It’s that time of year where things start to heat up on the team sports front. Girls and sports is big in our households. We had our daughters in a soccer league that proved to be both instructive and inspirational for them (more below) and which led to participation on a travel team (a competitive leap that many girls aren’t encouraged enough to pursue). The journey from recreational to more competitive teams and why sports in general for girls are important is a conversation we need to have more of as parents. How do sports impact girls? And what does it means to support and nurture girls in a way that brings enjoyment while also fostering a competitive streak that will help them later in life? Here are a few thoughts:
My Daughter is Destined to be a Ballerina
It’s a common refrain to which parents of daughters often fall victim. You know how it goes, your daughter is lithe and graceful. She dances around. So she must be signed up stat for ballet. Without a doubt ballet is a grueling and difficult sport and there are boys and girls that absolutely excel at it. Beautiful to watch; there is no question that ballet is not a sport for the faint at heart. But sports for girls is done a disservice to the idea that it’s a girly, pink, graceful, appropriate activity. That’s not fair to ballerinas or to other sportsmen and women. Worth a read is a piece from 2013 in The Atlantic where writer Hilary Levey Friedman illustrates how parents choose sport based on the characteristics they believe the activity imparts. See more here.
Team Sports Can Be Full of Fancy Footwork Too
Have you ever noticed that professional team sports can be full of fancy footwork and dance-like moves? Or watched the way in which male and female soccer players worked those toes? Maybe considered the balance and agility required to play football and basketball? True story: Vince Lombardi hired world-class ballerinas to teach the Green Bay Packers in the 60s. Good ‘ole Lombardi knew the secret power of balance and grace. Well, we forget this fact when we push our girls to dance. Just because our daughters can jump, spin and kick their legs doesn’t mean it shouldn’t be used for soccer instead of dance. And the fact that we don’t know this is due to the inherent sexism in the sport — but more on that below.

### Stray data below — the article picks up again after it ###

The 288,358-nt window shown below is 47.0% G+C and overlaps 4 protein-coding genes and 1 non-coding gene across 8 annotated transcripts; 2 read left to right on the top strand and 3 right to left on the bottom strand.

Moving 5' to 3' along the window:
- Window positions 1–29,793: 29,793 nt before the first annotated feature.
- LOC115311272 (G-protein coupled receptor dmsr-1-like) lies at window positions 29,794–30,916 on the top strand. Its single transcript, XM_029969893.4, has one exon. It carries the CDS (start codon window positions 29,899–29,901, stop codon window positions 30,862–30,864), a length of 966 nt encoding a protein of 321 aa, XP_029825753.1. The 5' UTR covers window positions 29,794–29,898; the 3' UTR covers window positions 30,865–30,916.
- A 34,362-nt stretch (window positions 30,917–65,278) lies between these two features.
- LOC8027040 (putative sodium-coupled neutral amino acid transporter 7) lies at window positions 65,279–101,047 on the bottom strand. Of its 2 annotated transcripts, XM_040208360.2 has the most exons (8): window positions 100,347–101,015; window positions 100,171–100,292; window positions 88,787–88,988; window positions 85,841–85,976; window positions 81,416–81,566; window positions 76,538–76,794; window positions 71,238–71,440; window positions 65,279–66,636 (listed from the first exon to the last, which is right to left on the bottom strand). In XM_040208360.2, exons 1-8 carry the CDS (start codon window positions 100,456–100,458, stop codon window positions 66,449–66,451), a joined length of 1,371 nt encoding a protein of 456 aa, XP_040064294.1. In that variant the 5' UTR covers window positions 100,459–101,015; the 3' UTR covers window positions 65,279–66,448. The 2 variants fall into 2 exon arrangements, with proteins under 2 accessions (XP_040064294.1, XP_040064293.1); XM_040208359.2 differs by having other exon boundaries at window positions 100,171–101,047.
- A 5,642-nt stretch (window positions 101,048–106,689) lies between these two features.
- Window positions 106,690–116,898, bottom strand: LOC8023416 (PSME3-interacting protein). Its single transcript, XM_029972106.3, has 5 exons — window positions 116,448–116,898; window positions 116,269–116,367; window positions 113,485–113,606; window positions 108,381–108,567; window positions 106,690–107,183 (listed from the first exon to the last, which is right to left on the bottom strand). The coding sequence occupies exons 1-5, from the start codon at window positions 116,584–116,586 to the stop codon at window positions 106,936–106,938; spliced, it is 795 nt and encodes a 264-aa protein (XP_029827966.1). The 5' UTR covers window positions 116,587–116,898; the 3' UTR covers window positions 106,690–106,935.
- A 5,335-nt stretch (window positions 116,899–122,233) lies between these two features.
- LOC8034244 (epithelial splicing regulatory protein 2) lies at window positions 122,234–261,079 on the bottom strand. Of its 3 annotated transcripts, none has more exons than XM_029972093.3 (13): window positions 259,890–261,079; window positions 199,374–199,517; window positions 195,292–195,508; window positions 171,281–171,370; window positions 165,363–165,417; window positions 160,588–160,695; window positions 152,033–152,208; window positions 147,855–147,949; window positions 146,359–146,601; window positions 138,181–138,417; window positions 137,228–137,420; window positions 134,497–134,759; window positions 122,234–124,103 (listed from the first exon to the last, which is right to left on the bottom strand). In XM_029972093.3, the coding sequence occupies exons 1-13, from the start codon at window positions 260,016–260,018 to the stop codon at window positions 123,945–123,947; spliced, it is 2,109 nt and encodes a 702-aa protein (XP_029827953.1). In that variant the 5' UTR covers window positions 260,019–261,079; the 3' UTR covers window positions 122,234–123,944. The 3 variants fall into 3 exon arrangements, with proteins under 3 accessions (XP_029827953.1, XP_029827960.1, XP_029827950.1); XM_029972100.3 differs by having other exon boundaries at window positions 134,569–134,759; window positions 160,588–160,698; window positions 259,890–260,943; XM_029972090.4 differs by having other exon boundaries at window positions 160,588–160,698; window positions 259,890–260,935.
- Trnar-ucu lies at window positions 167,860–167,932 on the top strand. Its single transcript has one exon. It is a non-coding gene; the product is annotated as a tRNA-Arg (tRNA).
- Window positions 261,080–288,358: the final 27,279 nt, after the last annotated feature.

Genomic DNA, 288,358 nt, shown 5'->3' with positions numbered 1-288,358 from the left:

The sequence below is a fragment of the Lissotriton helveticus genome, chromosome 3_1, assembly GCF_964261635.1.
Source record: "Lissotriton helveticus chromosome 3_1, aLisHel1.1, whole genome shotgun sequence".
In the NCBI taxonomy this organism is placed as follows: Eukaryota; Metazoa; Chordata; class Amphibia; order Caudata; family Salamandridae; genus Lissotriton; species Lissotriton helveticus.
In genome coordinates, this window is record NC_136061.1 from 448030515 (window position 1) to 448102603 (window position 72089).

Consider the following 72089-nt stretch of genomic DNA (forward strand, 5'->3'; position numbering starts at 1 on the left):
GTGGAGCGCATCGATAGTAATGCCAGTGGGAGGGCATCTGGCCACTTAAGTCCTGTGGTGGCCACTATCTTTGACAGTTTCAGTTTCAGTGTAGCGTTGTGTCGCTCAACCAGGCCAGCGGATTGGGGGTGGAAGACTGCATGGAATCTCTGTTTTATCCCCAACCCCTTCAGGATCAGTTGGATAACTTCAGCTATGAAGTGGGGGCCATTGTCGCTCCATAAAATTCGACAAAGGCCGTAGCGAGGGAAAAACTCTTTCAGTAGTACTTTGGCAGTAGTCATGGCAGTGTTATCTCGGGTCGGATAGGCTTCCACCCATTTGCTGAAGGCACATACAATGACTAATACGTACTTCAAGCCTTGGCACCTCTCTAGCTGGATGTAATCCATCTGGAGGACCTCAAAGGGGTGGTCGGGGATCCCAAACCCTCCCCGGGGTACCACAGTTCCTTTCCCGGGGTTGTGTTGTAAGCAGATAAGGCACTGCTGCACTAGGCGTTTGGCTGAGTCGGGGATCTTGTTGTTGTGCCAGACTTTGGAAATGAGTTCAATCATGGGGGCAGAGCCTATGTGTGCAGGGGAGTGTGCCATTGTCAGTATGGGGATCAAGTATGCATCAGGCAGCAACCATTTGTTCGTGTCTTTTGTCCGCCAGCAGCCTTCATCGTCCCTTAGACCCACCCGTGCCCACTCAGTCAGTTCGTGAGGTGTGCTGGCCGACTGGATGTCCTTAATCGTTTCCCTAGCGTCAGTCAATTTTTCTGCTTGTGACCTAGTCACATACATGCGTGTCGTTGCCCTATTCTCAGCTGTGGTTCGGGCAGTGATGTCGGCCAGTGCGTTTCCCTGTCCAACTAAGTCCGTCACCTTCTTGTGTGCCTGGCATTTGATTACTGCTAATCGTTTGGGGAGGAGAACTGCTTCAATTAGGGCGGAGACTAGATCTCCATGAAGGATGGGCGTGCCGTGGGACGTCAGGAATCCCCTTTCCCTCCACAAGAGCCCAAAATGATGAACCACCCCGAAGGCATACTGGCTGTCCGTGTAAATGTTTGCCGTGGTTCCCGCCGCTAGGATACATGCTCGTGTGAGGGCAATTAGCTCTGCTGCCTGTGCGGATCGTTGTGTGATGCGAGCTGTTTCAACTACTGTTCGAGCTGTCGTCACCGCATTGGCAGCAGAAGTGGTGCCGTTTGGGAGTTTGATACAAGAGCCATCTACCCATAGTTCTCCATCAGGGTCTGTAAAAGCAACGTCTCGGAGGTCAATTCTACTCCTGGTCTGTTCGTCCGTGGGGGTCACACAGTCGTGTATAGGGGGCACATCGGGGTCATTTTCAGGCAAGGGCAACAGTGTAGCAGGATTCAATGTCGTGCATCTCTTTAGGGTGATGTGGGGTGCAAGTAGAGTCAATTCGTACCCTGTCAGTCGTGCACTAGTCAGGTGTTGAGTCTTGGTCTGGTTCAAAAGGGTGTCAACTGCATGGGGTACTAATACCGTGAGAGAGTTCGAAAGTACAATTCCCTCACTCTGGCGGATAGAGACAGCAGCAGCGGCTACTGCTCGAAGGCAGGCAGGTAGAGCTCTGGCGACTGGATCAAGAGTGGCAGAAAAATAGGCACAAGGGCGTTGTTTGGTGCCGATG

Girls Benefit from Single Sex at Some Point
There is sort of a reverse egalitarian point-of-view that suggest we should just have kids play co-ed from young. ‘Why not’ the male coaches suggest? I mean if you want equal access, they say, you should dive right in a grab it. Well, not so fast. Maybe as the world evolves this fact will change, but little girls need to find their footing (literally and metaphorically) with other girls…first. Don’t ask us…those wiser have made this argument much more eloquently.
There is a lot to unpack in the article written by journalist Christina Cauterucci. But here is our take — if girls can have a bit of space to find their mojo they absolutely can re-engage with boy in co-ed leagues. Just give little girls a bit of space to explore the idea of aggression, confidence and independence there is more of a chance they don’t give up. We’ve watched this play out as our girls play basketball and navigate a world where they can take the ball and run. Which is actually the the antithesis of what those much-criticized Gap shirts seek to tell us about being ‘nice’. And this, of course, is a fantastic metaphor for life.
Team Work is Learned
A quick poll of friends brings more stories of disappointment and backstabbing than female support. From school to work and volunteerism as a parent. The dynamic of women to women can be completely disheartening. But why is this? Well there are so many reasons. There are too many reasons. But here is one…. not that many girls learn team work at a young age. And yet participation in sports can be a brilliant path to success.And one of the many reasons we are fired up about supporting girls and sports. Who needs Lean In when you learn from an early age how to build consensus, support your teammates but still score? Are you surprised that girls and young women that play sports are more successful?
Girls Can’t Be What they Can’t See
Do we share frequently enough stories about the incredible sports achievement of women in the past? Or the stories behind films such as The Battle of the Sexes movie? Do our girls know the story of the Women’s World Cup 1999 team? It’s been a hard fought journey for women in the sports world so we need to make clear the shoulders upon which we have climbed. Of course the universe shifted just a bit thanks to the World Cup this year. All of the sudden every country saw their toughest, best female athletes take the stage. We hear incredibly stories of grit (see this amazing piece about the Thai national women’s team). And cheered on our US heroes upon their return from victory.
Billie Jean King founded the Women’s Sports Foundation which provides research and advocacy to ensure girls have access to sports. Her organization has found that girls participate and drop out of sports at a rate much higher than boys. At the same time the organization has found tremendous benefit which makes this all the more tragic. So we need to cheer our girls on. For their health, the happiness and their future.
So let’s be good role models for our daughters and run with them; play with them; encourage our girls to keep in the game. They don’t need to bring home a World Cup trophy for them to have truly won at the game of life.